…for making our study a success!
In 2012-2013, with the help of many fishermen associations along eastern Canada, several key fishermen advisors, social scientists and biologists, we surveyed 195 active and retired fishermen regarding their interactions with and observations of grey seals. Upon completing our analyses, we determined:
1) There are four interactions (other than grey seal predation) that impact fishermen financially: stealing “fish off the line,” bait raiding, gear damage and seal worm infestation of catch.
2) Bait raiding, gear damage and seal worm infestation severely impact the southern Gulf and the Scotian Shelf.
3) These interactions were directly related to reported grey seal sightings in respective Lobster Fishing Areas.
4) When we plotted these interactions on a map of the Gulf of St. Lawrence, they were consistent with grey seal, groundfish, and fishing fleet behaviors.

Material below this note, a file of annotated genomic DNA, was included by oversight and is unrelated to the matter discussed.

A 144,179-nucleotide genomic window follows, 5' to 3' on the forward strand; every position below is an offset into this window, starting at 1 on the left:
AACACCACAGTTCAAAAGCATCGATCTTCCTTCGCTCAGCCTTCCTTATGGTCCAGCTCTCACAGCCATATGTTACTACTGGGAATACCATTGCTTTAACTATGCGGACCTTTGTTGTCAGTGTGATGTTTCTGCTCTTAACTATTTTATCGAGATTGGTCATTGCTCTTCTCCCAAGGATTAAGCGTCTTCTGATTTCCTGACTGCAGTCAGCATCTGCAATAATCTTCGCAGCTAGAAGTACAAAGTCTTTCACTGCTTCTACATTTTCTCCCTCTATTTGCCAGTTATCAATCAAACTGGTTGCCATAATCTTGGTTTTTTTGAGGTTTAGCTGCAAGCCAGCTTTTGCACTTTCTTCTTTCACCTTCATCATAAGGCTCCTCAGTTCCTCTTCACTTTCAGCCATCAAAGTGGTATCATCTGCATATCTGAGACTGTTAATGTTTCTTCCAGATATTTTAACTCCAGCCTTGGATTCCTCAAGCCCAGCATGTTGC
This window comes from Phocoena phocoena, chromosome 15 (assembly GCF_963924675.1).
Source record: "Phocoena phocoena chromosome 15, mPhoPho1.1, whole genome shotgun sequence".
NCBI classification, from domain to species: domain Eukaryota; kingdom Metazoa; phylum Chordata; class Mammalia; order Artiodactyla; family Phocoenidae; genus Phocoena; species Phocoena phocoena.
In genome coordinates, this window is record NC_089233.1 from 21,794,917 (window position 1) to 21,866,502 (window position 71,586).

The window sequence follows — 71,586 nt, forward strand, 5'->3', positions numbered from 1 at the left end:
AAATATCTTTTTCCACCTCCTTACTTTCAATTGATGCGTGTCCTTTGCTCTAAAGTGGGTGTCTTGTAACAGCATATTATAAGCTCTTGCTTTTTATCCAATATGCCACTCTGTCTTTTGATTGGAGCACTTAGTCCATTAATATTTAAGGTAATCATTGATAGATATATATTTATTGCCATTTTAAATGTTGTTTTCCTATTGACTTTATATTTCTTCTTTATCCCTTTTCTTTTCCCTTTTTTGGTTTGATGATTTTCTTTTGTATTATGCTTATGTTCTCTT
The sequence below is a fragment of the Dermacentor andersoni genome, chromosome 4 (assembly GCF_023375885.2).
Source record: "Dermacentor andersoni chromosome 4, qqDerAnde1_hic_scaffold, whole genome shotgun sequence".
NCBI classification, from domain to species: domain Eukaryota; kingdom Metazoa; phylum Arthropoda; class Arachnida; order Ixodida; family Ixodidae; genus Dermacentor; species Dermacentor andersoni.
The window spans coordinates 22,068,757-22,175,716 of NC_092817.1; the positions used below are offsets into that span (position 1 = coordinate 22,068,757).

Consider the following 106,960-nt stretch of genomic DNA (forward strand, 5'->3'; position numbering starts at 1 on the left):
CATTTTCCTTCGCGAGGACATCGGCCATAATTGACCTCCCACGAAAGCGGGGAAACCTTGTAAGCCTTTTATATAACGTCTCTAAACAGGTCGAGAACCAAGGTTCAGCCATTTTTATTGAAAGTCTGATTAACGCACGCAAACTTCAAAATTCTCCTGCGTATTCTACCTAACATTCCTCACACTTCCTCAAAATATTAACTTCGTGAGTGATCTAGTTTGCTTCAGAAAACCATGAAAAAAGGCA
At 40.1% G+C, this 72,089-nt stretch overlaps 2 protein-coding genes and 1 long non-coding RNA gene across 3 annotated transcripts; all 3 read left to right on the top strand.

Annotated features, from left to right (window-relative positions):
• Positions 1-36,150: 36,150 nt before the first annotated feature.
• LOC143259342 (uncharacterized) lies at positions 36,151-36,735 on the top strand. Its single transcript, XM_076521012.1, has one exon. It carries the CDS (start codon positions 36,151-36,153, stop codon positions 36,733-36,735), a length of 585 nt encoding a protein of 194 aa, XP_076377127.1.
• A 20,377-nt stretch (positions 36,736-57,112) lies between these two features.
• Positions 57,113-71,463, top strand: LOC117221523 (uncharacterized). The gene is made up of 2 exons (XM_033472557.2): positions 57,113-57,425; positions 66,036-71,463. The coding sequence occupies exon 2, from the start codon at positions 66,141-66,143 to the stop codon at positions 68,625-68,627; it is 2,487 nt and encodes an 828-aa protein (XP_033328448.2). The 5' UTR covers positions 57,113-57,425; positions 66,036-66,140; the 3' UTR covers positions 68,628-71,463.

5) Lobster Fishing Area 24 (northern PEI) is the hardest hit by all three interactions types (see map). LFA 24 also overlaps a known summer groundfish feeding area.
6) Unless seal worm infestation declines, the cost of labour for food processors will continue to climb. We predict these higher costs will necessarily be passed to fishermen to maintain financial viability.
This map shows how Lobster Fishing Areas are related to one another in regards to bait raiding, gear damage, parasite infestation and the presence of grey seals. Similar shades of blue match regions that are alike. LFA 24 did not group with any other region due to overwhelming reports of gear damage, bait raiding, seal worm infestation and grey seal sightings.
1) We would like to assign dollar values to these interactions to evaluate the realized cost of grey seal interactions with fisheries.
2) We have a manuscript in draft to document these findings in the peer reviewed literature.
Thank you to all the fishermen who completed this survey, FA reps that helped us successfully recruit and distribute to fishermen and numerous individuals that helped create the final questionnaire through a collaborative consultation process. Your participation was crucial!
If you have any questions or suggestions, please feel free to contact the researcher.